The Potential Pros and Cons of Stone Paper

Mykaela Mennie

For my first essay of the year, I argued that stone was a medium that was basically obsolete, specifically when talking about inscriptions. No one uses stone to pass along messages anymore, and while the method of inscribing messages into stone is still used today, it has become a more obscure medium compared to others we use regularly. People would much rather pass along messages using print or screen than inscribing them into stone. Up until recently, I thought that stone inscriptions were stuck in the stone age.

Then I came across a relatively new technology that made me think twice about writing off stone as an obsolete form of transmitting messages. Going back as early as 2012, stone paper is a relatively new concept that only a two or three companies have started producing (FiberStone). This stone paper is created with leftover limestone that is collected from construction quarries. It is 80% calcium carbonate and 20% High Density Polyethylene (HDPE). The calcium carbonate is ground up into chalk, and the High Density Polyethylene is used to bind the chalk together, making a more durable writing surface than standard paper made from trees. Its main selling points include being recyclable, waterproof, and tear resistant (FiberStone). Aside from the recycling aspect, stone paper  aims to be everything your standard piece of paper isn’t.

A demonstration of the paper’s waterproof abilities using marker and ball point pen. Image: (c) Ariel Zambelich

A demonstration of the paper’s waterproof abilities using marker and ball point pen. Image: (c) Ariel Zambelich

Unfortunately, there are some downsides to this supposed eco-friendly miracle product. Because of the HDPE, the paper is said to photodegrade in 14-18 months if it has consistent exposure to sunlight (Palladino). Not only does that mean that the “paper” has a rather short life span compared to its leafy counterpart, it also means that there’s left over HDPE after the paper photodegrades, which leaves leftover plastic residue in the environment. Just like other plastics, HDPE may not degrade fully if it’s buried too far in the ground, making its “eco-friendly” component questionable (Palladino).

A demonstration of how the paper stretches rather than tears.  Image: (c) Ariel Zambelich

A demonstration of how the paper stretches rather than tears. Image: (c) Ariel Zambelich

While I do find it interesting that stone appears to be making a comeback (though in a different way), I’m still skeptical if this medium could replace the paper we’re accustomed to today. The thought that my printed documents could disintegrate in a year and a half doesn’t thrill me, and I’m not sure its tear-proof and water-proof surface is enough for me to drop my old paper for this new creation. Not to mention my beloved print books. It doesn’t make sense for something that has a permanent presence (like a book) to be made out of a substance that has a short lifespan if left in a room with too much sunlight. With eBooks becoming increasingly popular, this may not be as big of an issue. But to those who appreciate print books or maybe can only afford books in print (considering eReaders aren’t cheap), this could become somewhat of an issue. I appreciate stone paper’s ability to disintegrate if left out because it shows a shift towards a paper product that is fully biodegradable, however, there are just too many environments that paper could be left out and accidentally disintegrate for me to fully invest my trust in it.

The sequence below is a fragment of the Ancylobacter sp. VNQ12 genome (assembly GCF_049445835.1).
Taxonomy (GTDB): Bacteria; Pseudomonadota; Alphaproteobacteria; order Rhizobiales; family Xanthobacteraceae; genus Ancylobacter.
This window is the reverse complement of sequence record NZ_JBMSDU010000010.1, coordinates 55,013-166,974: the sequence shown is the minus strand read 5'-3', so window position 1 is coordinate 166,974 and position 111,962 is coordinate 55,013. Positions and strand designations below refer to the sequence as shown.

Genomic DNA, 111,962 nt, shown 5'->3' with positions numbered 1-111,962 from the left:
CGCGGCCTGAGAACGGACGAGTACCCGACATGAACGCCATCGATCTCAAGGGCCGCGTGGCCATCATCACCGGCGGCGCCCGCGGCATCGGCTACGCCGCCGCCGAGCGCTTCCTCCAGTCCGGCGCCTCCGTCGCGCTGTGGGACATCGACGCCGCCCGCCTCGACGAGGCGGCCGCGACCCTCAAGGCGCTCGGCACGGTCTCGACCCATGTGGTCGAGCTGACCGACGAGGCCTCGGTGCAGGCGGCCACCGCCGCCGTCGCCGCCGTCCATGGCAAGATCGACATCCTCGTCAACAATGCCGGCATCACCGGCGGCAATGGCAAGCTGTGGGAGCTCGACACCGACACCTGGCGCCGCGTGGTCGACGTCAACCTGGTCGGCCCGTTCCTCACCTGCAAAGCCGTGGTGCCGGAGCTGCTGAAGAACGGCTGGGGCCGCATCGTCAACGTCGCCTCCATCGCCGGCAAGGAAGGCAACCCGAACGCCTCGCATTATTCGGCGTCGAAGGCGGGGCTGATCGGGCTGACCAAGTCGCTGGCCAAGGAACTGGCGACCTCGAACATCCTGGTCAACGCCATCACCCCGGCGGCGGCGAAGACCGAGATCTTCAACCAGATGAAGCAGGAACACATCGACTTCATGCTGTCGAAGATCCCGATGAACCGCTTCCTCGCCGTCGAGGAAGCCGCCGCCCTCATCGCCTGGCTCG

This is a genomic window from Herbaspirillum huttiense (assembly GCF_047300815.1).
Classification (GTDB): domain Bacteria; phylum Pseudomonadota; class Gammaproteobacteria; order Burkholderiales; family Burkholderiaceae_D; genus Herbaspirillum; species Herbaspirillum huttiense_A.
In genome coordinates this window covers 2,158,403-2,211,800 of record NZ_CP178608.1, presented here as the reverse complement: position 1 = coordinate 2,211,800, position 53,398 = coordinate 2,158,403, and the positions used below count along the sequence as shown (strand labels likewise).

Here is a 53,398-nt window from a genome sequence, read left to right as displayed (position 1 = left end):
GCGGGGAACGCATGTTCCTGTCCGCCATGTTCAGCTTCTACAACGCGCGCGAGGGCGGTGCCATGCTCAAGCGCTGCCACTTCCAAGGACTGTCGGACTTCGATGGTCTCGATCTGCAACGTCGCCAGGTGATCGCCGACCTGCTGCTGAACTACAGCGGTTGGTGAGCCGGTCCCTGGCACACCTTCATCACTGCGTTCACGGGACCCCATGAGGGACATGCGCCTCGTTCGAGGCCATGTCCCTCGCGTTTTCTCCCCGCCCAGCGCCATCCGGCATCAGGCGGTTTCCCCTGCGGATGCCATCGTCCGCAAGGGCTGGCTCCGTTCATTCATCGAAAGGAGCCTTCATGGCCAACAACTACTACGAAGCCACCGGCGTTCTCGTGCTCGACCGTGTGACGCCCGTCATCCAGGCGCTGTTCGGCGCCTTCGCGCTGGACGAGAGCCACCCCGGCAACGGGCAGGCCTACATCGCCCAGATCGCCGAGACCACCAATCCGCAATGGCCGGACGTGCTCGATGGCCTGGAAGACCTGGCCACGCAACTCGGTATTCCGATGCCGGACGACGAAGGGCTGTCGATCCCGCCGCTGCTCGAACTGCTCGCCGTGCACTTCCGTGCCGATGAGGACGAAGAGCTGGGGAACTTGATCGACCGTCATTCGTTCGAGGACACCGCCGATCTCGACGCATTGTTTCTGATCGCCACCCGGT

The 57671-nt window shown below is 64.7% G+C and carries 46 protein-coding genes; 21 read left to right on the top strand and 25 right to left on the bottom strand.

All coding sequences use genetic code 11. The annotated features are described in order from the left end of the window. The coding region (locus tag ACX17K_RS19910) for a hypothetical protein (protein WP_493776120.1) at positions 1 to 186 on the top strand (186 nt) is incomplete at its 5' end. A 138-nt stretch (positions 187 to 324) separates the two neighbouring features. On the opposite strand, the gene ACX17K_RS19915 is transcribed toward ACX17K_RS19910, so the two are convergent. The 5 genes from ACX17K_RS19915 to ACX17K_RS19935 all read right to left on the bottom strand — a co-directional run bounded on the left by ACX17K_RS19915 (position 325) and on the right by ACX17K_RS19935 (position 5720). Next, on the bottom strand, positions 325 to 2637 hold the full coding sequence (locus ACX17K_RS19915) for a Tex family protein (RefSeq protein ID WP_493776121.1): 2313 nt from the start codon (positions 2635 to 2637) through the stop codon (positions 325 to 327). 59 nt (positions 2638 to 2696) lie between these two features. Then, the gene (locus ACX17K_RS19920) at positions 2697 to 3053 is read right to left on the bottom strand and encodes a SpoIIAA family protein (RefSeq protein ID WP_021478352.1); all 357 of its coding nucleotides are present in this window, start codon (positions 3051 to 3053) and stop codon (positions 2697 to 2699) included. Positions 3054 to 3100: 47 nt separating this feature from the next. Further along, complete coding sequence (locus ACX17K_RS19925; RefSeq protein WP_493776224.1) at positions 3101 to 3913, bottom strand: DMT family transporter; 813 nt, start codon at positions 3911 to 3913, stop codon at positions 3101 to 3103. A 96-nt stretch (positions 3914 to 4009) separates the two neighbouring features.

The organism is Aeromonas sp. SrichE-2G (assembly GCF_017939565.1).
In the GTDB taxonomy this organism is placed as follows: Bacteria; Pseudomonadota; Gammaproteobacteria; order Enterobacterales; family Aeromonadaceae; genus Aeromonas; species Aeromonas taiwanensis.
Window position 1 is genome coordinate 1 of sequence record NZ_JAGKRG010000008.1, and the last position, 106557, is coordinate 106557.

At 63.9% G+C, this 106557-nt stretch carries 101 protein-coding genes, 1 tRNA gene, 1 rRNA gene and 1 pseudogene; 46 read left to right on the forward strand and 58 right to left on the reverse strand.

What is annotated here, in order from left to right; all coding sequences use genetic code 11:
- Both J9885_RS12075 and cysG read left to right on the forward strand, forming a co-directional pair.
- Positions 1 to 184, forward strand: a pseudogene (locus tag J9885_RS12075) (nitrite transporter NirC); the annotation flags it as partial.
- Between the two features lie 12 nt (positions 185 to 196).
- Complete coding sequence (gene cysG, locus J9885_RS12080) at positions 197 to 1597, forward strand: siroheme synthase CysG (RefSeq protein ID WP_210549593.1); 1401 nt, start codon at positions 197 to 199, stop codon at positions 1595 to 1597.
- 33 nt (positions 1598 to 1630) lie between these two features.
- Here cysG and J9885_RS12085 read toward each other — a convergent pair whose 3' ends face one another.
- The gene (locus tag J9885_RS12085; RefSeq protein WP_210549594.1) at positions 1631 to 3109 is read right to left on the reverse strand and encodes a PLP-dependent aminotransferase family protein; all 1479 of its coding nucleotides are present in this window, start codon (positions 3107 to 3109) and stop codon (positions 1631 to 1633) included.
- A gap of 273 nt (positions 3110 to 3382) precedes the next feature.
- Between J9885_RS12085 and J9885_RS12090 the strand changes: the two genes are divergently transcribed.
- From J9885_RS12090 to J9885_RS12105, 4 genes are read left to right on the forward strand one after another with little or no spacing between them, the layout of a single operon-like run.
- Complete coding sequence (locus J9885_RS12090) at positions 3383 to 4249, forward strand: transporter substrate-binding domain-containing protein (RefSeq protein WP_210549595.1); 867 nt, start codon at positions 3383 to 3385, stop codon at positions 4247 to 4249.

Now, perhaps there’s room for both paper and stone paper to be used and adored. Perhaps traditional paper could be used for more important documents that require a longer lifespan such as books and bank statements whereas stone paper could be used to transmit hard copies of documents that have a short lifespan, such as memos and newsletters. Stone paper shouldn’t be written off as completely useless just yet, however I think it’ll take a while and some trial and error before we see it being used to the best of its abilities.

For now, I think we’ll be saddled with traditional paper as the go-to medium regardless of which we prefer. The fact that stone paper is a relatively new concept that not many people have discovered yet, coupled with its substantial downfalls, makes it difficult to imagine how it could replace paper as we know it currently. While its durable structure and eco-friendly label are inviting and revolutionary in an age where the environment is a growing concern, it isn’t clear what the impacts of the HDPE could have in the environment if they don’t degrade like they’re supposed to or if there is a substantial amount left over in the environment after the paper disintegrates. Stone as a communication technology may not be stuck in the stone age, but it is not any better off considering its downfalls as a paper substitute.

Works Cited

FiberStone. “What is FiberStone Natural Stone Paper?” http://www.getfiberstone.com/what-is-fiberstone/. Accessed 4 January 2016.

Palladino, Valentina. “This Paper Is Made From Stone, But It Isn’t Exactly Eco-Friendly.” Wired, 26 February 2013, https://www.wired.com/2013/02/stone-paper-notebook/. Accessed 4 January 2016.

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